What’s new: The FDA has announced a ban on the use of the animal antibiotic enrofloxacin (Baytril) in poultry. Enrofloxacin is a fluoroquinolone antibiotic in the same class as ciprofloxacin (Cipro). The ban followed the finding that fluoroquinolone-resistant bacteria that infected poultry were becoming increasingly less responsive to Cipro in human infections caused by the same bacteria. This was the first time the FDA had banned an antibiotic used in animal health because of a potential harm posed to people by the emergence of drug-resistant bacteria.
What this means for you: Greater attention is being given to antibiotic use in agriculture, animals and people. Europe has instituted a ban on the use of all growth-promoting antibiotics. In the US, antibiotics are still given to poultry to increase growth. The FDA is currently reviewing the issue, and many experts believe the US should also ban growth-promoting antibiotics.
Self-defense: Although the FDA ban on enrofloxacin is in effect, poultry producers still can use growth-promoting antibiotics. To find poultry that is totally free of antibiotics, check with your local butcher or at a natural-food store.
NEW STAPH INFECTIONS
What’s new: A drug-resistant strain of staphylococcus bacterium, community-acquired methicillin-resistant Staphylococcus aureus (CA-MRSA), formerly found only in hospitals, is now increasingly being detected within communities.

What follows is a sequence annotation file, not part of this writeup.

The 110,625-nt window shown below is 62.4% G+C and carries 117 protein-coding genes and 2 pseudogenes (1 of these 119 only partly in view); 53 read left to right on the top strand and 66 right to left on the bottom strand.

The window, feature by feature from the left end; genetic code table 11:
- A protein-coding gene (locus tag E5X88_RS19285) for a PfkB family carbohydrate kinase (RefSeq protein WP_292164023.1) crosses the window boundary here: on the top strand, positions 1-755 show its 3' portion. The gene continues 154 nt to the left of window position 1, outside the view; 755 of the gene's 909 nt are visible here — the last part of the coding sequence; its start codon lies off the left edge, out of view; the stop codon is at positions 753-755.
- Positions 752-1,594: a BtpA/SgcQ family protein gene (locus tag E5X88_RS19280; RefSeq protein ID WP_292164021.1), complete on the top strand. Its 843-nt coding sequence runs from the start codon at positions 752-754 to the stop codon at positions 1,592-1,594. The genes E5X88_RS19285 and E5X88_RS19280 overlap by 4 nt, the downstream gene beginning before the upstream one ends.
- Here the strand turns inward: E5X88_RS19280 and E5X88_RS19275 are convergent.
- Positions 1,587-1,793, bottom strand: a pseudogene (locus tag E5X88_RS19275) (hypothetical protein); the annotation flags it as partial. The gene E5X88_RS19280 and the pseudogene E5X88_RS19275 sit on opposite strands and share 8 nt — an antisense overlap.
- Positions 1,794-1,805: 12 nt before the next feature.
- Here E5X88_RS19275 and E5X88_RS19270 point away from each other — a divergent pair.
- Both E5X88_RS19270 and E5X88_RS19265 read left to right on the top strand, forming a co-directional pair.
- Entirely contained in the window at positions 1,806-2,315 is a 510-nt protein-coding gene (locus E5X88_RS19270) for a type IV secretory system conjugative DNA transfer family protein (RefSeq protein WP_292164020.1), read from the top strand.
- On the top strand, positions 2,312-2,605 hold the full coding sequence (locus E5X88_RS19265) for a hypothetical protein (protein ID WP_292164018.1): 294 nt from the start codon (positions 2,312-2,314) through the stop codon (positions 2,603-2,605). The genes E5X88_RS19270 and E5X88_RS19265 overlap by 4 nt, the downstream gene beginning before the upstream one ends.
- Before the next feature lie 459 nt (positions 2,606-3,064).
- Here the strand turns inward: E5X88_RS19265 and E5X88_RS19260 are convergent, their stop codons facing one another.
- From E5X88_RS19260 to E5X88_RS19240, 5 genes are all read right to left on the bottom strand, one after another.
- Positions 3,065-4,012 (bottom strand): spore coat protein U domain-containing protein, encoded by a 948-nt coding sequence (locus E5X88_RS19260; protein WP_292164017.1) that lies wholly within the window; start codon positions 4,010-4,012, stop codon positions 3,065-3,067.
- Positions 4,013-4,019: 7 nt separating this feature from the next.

What this means for you: This particular staph bacterium appears to be more virulent and spreads from person-to-person, particularly through skin-to-skin contact sports, such as football and wrestling.
Self-defense: To prevent infection, wash well with soap and water immediately after any contact sports, being especially careful to clean any cuts. Never share towels or washcloths in a gym.
What’s new: Ciprofloxacin (Cipro), one of the first-line antibiotics to treat anthrax (a leading bioterror weapon), is becoming increasingly ineffective against other infections.
What this means for you: For now, other antibiotics can fill the gap for ear, sinus and urinary tract infections. Experts do not believe that Cipro's effectiveness against anthrax has been compromised—but this could change in the future if the antibiotic is overused.
Self-defense: Some experts believe that doctors are too quick to prescribe Cipro when another antibiotic would do. If your doctor prescribes Cipro, ask if another antibiotic could be used.
What's new: Tigecycline (lygacil), the first in a new class of antibiotics called glycylcyclines is available. It was approved by the FDA as a first-line treatment for hospital-based skin and soft tissue infections caused by bacteria that are resistant to other antibiotics. A new class of antibiotics called diarylquinolines, which treats drug-resistant tuberculosis, is now in clinical trials.
What this means for you: Despite these new drugs, antibiotic research is getting short shrift. That's because many major pharmaceutical companies have found that it is more profitable to fund research and development for new drugs that treat chronic illnesses, such as diabetes, arthritis and high cholesterol.
Self-defense: Write to your representatives in Congress and tell them that you support efforts to boost incentives (via tax credits and other means) for pharmaceutical companies to develop new antibiotics. You can contact them online at www.usa.gov. This Web site also lists mailing addresses and phone numbers for your local congressional representatives.